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Have hospital readmissions increased in the face of reductions in length of stay? Evidence from England


  • Martin, Stephen
  • Street, Andrew
  • Han, Lu
  • Hutton, John


We assess the relationship between changes in hospital length of stay (LoS) and hospital quality, as measured by 28-day emergency readmission. We estimate regression models to analyse LoS and other factors associated with readmission for all those admitted for hip replacement (n=496,334), hernia repair (n=413,712) or following a stroke (n=480,113) in England between 2002/3 and 2007/8. There were reductions in LoS over time while changes in crude readmission rates varied by condition. Given the high mortality rate for stroke, it is critical to account for the probability of surviving the initial admission when evaluating readmissions. Conditional upon survival, the probability of readmission was greater for stroke patients who originally had a shorter LoS and for hernia patients who had an overnight stay but there is no relationship between LoS and readmission for patients who had hip replacement. The evidence does not generally suggest that reductions in LoS were associated with an increased probability of emergency readmission.

Suggested Citation

  • Martin, Stephen & Street, Andrew & Han, Lu & Hutton, John, 2016. "Have hospital readmissions increased in the face of reductions in length of stay? Evidence from England," Health Policy, Elsevier, vol. 120(1), pages 89-99.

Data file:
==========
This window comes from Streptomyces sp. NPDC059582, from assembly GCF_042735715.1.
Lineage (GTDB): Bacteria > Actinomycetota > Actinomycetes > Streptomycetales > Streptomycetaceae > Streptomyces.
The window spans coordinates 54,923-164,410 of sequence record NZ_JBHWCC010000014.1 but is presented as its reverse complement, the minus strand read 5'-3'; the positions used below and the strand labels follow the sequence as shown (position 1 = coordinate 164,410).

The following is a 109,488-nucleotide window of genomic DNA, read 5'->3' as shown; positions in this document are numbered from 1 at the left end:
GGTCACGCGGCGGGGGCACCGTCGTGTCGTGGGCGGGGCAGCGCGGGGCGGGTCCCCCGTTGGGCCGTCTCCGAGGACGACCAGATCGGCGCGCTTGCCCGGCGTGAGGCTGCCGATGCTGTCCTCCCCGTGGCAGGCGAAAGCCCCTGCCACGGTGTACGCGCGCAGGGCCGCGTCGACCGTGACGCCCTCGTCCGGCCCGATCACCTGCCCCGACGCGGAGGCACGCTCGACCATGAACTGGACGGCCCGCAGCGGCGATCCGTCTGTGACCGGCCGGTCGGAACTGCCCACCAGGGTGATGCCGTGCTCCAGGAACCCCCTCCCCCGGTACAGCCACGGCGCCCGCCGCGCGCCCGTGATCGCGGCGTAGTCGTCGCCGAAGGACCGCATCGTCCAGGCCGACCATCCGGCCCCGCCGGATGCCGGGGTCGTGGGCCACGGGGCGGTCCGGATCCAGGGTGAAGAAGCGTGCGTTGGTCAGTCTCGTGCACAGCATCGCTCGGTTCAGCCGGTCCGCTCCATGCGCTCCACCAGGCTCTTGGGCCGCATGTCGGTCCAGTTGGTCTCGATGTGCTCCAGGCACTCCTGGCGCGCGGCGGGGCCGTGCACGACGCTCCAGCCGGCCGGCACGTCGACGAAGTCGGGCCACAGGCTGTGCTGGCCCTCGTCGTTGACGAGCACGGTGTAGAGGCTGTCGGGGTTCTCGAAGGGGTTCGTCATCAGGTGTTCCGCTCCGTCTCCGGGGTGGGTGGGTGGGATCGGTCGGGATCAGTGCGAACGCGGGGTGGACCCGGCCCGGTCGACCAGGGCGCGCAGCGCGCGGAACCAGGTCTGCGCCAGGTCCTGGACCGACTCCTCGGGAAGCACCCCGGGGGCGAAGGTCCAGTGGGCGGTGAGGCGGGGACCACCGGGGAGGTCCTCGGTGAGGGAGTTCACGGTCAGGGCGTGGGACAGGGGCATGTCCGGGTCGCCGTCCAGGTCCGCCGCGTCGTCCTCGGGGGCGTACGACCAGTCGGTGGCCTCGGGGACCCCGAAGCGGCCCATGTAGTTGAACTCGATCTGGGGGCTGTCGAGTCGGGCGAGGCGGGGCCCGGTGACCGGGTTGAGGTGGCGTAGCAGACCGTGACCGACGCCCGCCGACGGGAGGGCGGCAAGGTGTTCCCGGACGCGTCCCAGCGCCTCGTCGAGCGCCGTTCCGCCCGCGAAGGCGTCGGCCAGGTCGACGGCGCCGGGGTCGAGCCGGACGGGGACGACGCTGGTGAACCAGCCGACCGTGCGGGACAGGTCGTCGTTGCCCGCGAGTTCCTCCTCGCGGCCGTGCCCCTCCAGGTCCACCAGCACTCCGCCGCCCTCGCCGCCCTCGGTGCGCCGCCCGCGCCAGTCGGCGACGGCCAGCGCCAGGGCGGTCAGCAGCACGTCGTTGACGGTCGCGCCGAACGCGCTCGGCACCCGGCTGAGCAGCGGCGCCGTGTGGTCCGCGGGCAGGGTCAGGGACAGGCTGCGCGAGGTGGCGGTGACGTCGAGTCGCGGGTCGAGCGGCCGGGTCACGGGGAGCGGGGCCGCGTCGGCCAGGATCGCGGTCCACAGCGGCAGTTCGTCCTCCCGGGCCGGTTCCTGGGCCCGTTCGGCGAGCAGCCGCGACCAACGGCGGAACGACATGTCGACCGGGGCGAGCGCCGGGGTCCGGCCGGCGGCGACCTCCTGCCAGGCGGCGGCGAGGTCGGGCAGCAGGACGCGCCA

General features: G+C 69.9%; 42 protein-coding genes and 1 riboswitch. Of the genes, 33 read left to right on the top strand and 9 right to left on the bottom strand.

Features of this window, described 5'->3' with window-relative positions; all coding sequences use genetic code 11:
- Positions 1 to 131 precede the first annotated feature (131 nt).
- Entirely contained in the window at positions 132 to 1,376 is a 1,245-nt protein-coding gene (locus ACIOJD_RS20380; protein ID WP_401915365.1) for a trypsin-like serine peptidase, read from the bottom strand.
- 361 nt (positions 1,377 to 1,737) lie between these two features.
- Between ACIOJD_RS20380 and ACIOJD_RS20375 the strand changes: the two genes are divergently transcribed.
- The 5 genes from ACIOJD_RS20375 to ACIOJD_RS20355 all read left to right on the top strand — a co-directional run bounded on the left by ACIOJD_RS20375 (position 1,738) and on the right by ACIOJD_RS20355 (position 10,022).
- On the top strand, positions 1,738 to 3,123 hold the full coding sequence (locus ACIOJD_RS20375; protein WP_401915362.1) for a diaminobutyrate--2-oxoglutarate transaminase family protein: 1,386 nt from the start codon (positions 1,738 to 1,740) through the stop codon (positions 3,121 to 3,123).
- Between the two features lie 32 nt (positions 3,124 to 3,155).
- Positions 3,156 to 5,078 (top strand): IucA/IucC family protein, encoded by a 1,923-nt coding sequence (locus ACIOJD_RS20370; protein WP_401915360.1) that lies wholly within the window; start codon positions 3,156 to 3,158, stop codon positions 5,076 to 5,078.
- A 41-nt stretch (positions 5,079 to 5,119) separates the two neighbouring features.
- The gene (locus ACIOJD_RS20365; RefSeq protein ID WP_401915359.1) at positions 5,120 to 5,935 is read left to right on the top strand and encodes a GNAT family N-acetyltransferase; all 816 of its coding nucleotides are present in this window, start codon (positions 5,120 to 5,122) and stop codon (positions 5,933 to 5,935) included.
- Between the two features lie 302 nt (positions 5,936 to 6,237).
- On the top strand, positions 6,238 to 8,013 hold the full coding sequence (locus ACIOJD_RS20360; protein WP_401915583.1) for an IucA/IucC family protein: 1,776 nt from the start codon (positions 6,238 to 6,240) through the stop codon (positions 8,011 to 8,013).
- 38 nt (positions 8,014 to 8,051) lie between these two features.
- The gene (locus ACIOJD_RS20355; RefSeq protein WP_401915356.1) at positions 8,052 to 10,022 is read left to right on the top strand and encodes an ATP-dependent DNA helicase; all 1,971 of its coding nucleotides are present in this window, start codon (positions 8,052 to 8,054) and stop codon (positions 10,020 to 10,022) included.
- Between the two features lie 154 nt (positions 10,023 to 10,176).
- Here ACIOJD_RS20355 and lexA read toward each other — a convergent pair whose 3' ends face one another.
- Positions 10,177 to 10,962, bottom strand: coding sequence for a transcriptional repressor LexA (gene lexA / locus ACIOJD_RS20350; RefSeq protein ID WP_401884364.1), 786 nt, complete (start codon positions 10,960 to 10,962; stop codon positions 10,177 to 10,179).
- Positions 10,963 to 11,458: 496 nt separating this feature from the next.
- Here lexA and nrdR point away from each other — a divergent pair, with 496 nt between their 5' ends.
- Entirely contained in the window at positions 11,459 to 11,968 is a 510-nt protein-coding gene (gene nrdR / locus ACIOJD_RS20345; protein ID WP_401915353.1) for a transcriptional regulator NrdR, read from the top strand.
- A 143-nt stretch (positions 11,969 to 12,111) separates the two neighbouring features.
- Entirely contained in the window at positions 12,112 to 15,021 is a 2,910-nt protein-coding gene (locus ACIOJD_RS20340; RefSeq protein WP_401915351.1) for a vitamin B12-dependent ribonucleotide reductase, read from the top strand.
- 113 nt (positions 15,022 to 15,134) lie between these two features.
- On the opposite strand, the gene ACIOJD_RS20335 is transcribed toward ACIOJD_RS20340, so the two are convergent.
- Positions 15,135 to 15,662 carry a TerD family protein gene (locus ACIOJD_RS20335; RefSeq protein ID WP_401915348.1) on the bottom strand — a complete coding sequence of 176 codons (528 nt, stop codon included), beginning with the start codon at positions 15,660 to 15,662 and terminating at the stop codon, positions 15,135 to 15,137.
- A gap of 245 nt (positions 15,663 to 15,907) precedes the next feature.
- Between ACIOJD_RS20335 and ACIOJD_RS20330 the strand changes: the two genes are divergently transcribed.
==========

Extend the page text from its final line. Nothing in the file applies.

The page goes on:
• Handle: RePEc:eee:hepoli:v:120:y:2016:i:1:p:89-99
    DOI: 10.1016/j.healthpol.2015.11.003

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    References listed on IDEAS

    1. Stephen Martin & Andrew Street & Lu Han & John Hutton, 2014. "The impact of hospital financing on the quality of inpatient care in England," Working Papers 105cherp, Centre for Health Economics, University of York.
    2. Reinhard Busse & Alexander Geissler & Anne Mason & Zeynep Or & David Scheller‐Kreinsen & Andrew Street & Andrew Street & Conrad Kobel & Thomas Renaud & Josselin Thuilliez, 2012. "How Well Do Diagnosis‐Related Groups Explain Variations In Costs Or Length Of Stay Among Patients And Across Hospitals? Methods For Analysing Routine Patient Data," Health Economics, John Wiley & Sons, Ltd., vol. 21, pages 6-18, August.
    3. repec:imp:wpaper:9224 is not listed on IDEAS
    4. Afsaneh Bjorvatn, 2013. "Hospital readmission among elderly patients," The European Journal of Health Economics, Springer;Deutsche Gesellschaft für Gesundheitsökonomie (DGGÖ), vol. 14(5), pages 809-820, October.
    5. Westert, Gert P. & Lagoe, Ronald J. & Keskimaki, Ilmo & Leyland, Alastair & Murphy, Mark, 2002. "An international study of hospital readmissions and related utilization in Europe and the USA," Health Policy, Elsevier, vol. 61(3), pages 269-278, September.
    6. Rachel Meacock & Tim Doran & Matt Sutton, 2015. "What are the Costs and Benefits of Providing Comprehensive Seven‐day Services for Emergency Hospital Admissions?," Health Economics, John Wiley & Sons, Ltd., vol. 24(8), pages 907-912, August.
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    Cited by:

    1. Yan Meng & Xueyan Zhao & Xibin Zhang & Jiti Gao, 2017. "A panel data analysis of hospital variations in length of stay for hip replacements: Private versus public," Monash Econometrics and Business Statistics Working Papers 20/17, Monash University, Department of Econometrics and Business Statistics.
    2. repec:eee:socmed:v:230:y:2019:i:c:p:309-317 is not listed on IDEAS


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